Film review: Tab Hunter Confidential, directed by Jeffrey Schwarz

Tab Hunter Confidential, directed by Jeffrey Schwarz. FilmRise, 2016. DVD. 90 minutes. $14.95.

This superb documentary was inspired by Hunter’s 2005 memoir of the same title, one of the best autobiographies I’ve ever read. Tab Hunter was one of THE most popular film and recording stars of the 1950s, albeit thanks more to his wholesome, gorgeous looks and sweet-natured persona than to his acting or singing ability. But Hollywood’s most eligible bachelor had a secret—guess what? He was gay and closeted throughout his career, though tabloid rumors occasionally threatened. His print memoir revealed all in beautifully-written and often humorous fashion, and this wonderful companion documentary tells Hunter’s story as well.

Hunter’s most famous films included Damn Yankees, and Battle Cry, and he co-starred with Debbie Reynolds, Natalie Wood, and Sophia Loren, among other lovelies. He would have several discreet relationships during those years, most notably with actor Anthony Perkins. When the so-called “studio system” ended, and Hunter was no longer under the “protection” of Warner Brothers, he became more potentially vulnerable to press coverage about his personal life.

While Hunter always cared about his growth as an actor, at that point, he left show business for a more everyday life raising and showing horses, though with dinner theatre, some time on Broadway, and movie bit parts here and there. But thanks to John Waters, Tab Hunter would experience a film comeback of sorts in the 1980s, with his counter-stereotype roles in Polyester and Lust in the Dust. He officially came out via his 2005 memoir, and continues to live quietly with his partner of 30 years.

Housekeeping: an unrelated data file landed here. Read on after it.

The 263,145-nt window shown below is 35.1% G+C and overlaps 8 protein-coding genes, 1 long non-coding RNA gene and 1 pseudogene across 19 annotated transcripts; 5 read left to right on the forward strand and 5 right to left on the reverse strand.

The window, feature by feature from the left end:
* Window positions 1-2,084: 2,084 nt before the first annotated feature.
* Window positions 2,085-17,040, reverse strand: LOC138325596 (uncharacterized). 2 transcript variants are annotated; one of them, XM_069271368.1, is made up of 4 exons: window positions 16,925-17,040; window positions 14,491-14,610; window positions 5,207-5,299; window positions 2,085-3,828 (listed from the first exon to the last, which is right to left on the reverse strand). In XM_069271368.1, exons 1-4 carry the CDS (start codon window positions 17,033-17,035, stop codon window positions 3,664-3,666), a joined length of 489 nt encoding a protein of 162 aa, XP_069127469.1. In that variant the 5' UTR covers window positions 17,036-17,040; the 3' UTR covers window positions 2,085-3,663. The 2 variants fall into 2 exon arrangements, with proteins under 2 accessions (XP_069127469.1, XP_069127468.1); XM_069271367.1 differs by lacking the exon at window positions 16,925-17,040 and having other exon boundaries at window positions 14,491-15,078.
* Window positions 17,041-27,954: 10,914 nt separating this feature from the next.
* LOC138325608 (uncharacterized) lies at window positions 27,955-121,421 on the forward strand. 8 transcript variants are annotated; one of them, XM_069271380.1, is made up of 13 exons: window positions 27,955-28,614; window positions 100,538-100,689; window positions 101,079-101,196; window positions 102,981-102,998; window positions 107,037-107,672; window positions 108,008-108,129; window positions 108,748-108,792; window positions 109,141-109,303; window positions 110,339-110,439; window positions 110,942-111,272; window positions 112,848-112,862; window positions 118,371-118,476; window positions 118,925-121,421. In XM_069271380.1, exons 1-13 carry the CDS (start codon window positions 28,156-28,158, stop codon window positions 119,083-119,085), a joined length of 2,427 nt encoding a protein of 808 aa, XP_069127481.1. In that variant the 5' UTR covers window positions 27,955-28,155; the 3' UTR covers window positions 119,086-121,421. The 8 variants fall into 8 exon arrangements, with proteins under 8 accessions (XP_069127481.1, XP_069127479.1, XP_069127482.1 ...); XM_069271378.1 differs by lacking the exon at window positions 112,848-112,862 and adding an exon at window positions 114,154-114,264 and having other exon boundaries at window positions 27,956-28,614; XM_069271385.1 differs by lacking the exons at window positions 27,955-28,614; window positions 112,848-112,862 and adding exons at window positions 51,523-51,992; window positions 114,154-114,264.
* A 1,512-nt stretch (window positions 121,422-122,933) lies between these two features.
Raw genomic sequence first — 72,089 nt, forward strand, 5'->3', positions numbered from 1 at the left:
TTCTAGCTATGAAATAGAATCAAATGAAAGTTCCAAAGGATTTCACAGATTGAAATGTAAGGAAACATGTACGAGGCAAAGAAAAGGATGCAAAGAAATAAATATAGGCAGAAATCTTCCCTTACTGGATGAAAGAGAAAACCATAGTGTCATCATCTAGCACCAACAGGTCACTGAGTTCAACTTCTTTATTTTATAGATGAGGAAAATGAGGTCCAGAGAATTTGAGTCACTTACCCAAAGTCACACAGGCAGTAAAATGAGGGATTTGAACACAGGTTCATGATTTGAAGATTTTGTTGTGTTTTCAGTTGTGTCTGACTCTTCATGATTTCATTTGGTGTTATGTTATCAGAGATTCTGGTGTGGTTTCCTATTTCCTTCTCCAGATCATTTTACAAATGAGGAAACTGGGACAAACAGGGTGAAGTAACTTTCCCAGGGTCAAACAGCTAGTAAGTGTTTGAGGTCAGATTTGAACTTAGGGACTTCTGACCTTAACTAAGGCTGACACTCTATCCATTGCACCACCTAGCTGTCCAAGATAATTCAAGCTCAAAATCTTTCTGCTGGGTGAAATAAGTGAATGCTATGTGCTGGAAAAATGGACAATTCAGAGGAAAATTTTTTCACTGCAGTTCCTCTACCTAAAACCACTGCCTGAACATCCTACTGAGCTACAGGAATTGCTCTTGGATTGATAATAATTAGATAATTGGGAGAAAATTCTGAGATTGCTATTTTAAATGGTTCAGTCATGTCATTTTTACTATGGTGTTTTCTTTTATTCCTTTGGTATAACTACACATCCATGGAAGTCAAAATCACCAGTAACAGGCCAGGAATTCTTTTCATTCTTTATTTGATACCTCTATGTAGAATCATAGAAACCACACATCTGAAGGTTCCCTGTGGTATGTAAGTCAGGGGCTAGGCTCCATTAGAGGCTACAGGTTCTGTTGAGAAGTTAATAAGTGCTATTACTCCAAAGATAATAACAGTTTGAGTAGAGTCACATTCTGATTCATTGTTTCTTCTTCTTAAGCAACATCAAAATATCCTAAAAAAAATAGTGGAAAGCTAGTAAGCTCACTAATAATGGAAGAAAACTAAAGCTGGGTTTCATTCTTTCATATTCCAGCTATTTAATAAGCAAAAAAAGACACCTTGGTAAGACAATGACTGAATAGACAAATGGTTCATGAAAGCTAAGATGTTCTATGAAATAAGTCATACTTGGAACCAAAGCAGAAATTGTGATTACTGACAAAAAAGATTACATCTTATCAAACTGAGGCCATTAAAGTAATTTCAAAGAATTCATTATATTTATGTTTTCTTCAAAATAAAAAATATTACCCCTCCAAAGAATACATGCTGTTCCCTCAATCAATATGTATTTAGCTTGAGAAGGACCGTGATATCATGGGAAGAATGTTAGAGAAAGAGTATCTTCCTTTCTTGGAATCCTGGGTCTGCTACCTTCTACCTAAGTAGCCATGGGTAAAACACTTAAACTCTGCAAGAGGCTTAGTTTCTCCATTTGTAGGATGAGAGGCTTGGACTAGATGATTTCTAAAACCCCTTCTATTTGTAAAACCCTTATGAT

This documentary features people from Tab Hunter’s life and career, along with a sometimes amusing look at 1950s Hollywood mores. These folks are all interesting to hear, but the clear star of this film is Hunter himself: still remarkably handsome and seemingly decades younger than his 85 years. Most of all, he is a delightful raconteur, offering both humorous and touching anecdotes about most aspects of his world, while also revealing himself as a thoughtful and somewhat shy man, with deep religious faith as a personal bedrock. I don’t make this declaration lightly, but even if this film was a 90-minute interview with Tab Hunter alone, I would have been totally satisfied and delighted. In a word, he is amazing.

This DVD is highly recommended for all performing arts/biography/LGBT audio-visual collections. It’s wonderful time spent with a remarkable man.

Cathy Ritchie

Materials & Collection Management

Dallas (TX) Public Library

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